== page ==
By: David Schultz
Unless you are approaching AARP eligibility, telling people you’re going to see Neil Diamond on a Saturday night evokes some pretty interesting reactions. For the most part, it all boils down to one thing: is Neil Diamond cool? The perennial go-to response has always been, “Of course Neil Diamond’s cool, he was in The Last Waltz.” However, that close to 32 years ago. To put it in perspective, there were also a lot of plaid leisure suits in The Last Waltz. Feel like wearing one of those in public? Saving Silverman made Diamond out to be a minor deity but a moronic movie cannot confer hipness. Also in the inconclusive category is the Saturday Night Live skit in which Will Ferrell gave him Diamond a blandly psychotic edge. (“This next song I wrote after I killed a drifter to get an erection.”). More concrete, Diamond did get the Rick Rubin treatment, not once but twice. In the end, it boils down to a nice little Catch-22: Neil Diamond’s show is cool but going to see it isn’t.
Saturday night’s concert was the last of four not-exactly sold out shows at Madison Square Garden. Diamond’s show is very much a throwback, not remotely geared towards a modern or young crowd. It’s cool in the same way the outdated Rat Pack antics of Dean Martin and Sammy Davis Jr. remain hip. Prior to taking the stage, announcements were made alerting folks as to how everything was going to proceed, that the lights will dim abruptly and that all of Diamond’s fans should fasten the brakes on their wheelchairs. (I may be wrong on that last part). Once the show began, Diamond went through the paces, putting forth an extremely solid show notable for its devotion to its tight choreography and staging. It didn’t seem as if Diamond was working off a script but you really couldn’t point to any single moment of spontaneity. It hardly mattered; people came to listen to Diamond’s warm and comforting voice, not to be part of a spectacle.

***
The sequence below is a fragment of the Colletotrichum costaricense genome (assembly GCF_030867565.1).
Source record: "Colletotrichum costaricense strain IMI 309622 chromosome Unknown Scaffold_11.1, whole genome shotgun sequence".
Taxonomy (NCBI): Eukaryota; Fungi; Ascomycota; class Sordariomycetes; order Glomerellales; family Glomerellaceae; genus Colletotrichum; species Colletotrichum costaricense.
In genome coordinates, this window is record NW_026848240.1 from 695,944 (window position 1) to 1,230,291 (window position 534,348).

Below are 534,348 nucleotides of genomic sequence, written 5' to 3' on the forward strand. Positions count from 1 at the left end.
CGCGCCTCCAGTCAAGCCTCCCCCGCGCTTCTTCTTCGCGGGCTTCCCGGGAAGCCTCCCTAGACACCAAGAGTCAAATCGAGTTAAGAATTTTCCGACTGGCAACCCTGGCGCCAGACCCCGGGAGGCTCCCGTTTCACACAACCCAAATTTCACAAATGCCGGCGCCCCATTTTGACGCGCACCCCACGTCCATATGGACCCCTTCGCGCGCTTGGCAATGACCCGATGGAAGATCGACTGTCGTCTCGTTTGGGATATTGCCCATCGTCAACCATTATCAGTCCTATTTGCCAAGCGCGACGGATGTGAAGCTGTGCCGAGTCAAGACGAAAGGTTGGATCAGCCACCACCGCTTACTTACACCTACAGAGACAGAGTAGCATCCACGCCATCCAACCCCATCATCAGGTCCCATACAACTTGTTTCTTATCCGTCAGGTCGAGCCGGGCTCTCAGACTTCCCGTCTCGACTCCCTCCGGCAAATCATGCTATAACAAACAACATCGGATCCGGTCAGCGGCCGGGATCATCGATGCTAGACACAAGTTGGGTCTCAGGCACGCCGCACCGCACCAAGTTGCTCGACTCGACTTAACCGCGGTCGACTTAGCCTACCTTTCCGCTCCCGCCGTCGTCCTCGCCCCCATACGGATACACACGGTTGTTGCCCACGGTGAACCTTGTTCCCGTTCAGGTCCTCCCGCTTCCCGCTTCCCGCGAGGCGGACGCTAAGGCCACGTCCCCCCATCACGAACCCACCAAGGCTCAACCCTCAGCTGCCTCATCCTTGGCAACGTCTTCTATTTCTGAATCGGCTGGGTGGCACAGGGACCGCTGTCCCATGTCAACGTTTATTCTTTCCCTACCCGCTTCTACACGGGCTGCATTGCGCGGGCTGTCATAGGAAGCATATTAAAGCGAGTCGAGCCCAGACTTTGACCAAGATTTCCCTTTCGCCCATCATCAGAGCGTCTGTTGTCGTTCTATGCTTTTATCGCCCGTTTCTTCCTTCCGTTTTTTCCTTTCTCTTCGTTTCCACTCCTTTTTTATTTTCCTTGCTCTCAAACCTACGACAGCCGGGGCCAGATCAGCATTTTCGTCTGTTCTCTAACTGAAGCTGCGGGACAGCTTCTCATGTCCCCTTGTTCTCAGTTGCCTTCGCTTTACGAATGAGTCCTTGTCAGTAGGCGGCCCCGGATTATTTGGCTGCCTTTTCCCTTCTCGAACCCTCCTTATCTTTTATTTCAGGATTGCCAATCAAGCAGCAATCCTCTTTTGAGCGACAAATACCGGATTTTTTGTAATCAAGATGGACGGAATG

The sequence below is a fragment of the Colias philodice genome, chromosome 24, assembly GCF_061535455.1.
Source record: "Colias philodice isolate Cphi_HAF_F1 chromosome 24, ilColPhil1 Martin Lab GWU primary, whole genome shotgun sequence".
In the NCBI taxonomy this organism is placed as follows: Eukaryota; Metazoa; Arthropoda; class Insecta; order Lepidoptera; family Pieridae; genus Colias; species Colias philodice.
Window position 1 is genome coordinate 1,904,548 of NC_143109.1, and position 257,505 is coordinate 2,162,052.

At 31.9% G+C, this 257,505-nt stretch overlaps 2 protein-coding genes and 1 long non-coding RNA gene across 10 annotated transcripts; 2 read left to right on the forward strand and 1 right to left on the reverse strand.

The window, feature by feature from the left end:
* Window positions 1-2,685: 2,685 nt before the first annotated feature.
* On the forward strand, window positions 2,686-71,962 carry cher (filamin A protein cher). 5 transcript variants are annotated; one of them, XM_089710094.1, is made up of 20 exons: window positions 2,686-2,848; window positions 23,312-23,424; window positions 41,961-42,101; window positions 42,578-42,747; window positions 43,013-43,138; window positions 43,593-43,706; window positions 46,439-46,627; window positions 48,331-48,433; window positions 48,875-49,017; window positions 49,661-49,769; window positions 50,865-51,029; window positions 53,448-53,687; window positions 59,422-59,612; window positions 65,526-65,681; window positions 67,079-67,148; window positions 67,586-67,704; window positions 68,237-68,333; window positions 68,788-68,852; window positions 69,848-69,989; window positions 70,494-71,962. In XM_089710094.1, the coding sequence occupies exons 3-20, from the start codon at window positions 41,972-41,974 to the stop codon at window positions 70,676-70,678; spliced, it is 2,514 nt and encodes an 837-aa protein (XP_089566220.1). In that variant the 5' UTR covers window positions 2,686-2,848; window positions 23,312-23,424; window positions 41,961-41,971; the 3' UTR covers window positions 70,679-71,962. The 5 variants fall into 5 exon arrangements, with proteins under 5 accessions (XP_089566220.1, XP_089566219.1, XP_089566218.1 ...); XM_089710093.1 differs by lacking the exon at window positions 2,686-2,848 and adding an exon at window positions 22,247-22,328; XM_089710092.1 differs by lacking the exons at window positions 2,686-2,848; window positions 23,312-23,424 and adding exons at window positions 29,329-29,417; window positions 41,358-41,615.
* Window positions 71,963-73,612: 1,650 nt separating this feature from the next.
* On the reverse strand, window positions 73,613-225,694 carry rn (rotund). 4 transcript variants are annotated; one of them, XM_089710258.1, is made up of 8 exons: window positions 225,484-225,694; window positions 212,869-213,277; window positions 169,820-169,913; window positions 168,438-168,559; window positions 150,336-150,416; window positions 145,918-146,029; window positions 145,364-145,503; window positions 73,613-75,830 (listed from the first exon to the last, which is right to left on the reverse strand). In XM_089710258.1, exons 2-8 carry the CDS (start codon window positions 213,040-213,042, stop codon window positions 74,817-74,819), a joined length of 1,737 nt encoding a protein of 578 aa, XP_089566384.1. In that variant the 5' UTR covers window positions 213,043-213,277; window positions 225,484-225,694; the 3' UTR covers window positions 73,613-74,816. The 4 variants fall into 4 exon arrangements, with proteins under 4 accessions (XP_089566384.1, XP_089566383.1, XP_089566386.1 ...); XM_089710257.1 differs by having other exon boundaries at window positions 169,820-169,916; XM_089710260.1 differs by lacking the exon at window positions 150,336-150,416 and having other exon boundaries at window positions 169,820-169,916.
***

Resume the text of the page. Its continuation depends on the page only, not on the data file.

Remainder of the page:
Diamond ran through a veritable slate of his greatest hits, stopping the hit parade only briefly for a couple songs from Home Before Dark, his latest album. In every bit of the word, Diamond is a showman and there are very few that can deliver a song like he can, regardless of genre. Over the course of his ninety minute show, Diamond breathed life into “Solitary Man,” “Kentucky Woman” and “Cracklin’ Rosie,” brought the right amount of gravitas to “I Am, I Said” and sent the schlock meter into the red on “You Don’t Bring Me Flowers.” In the same measured tones that spawned Ferrell’s parody, Diamond spoke of his Brooklyn roots and serenaded the back of the arena with “Love On The Rocks.” The night’s best moments came when Diamond brought the swing and bounce of the late 50s/early 60s, the Garden perfectly suited for the slow build of “Holly Holy,” the Buddy Holly shuffle of “Cherry, Cherry” and the revival tent fervor of the night’s final song, “Brother Love’s Traveling Salvation Show.” “Sweet Caroline” got the arena up on their feet and singing along. Diamond stretched out the all-to-familiar chorus and even revved the song up again after it had finished. Diamond’s one surefire anthem would have been better suited as the final song of the evening as the joyous communal atmosphere it created couldn’t be and wasn’t duplicated for the rest of the evening.
During an impassioned version of “America,” the time warp in which Diamond exists became crystal clear. As much as any of his other songs, “America” embodies Diamond’s optimistic ethos of being able to create your own destiny and his Jazz Singer ode captures the euphoric feeling of the foreigners seeking to change their fortunes in the U.S. While Diamond sang the song, the video screens depicted black and white photos depicting stereotypical scenes of the immigrant’s first visions of the Statue of Liberty and the American mainland. In many ways, the open shores and welcoming land described by Diamond no longer exists. In today’s climate, “America” is an anachronism. So is Neil Diamond.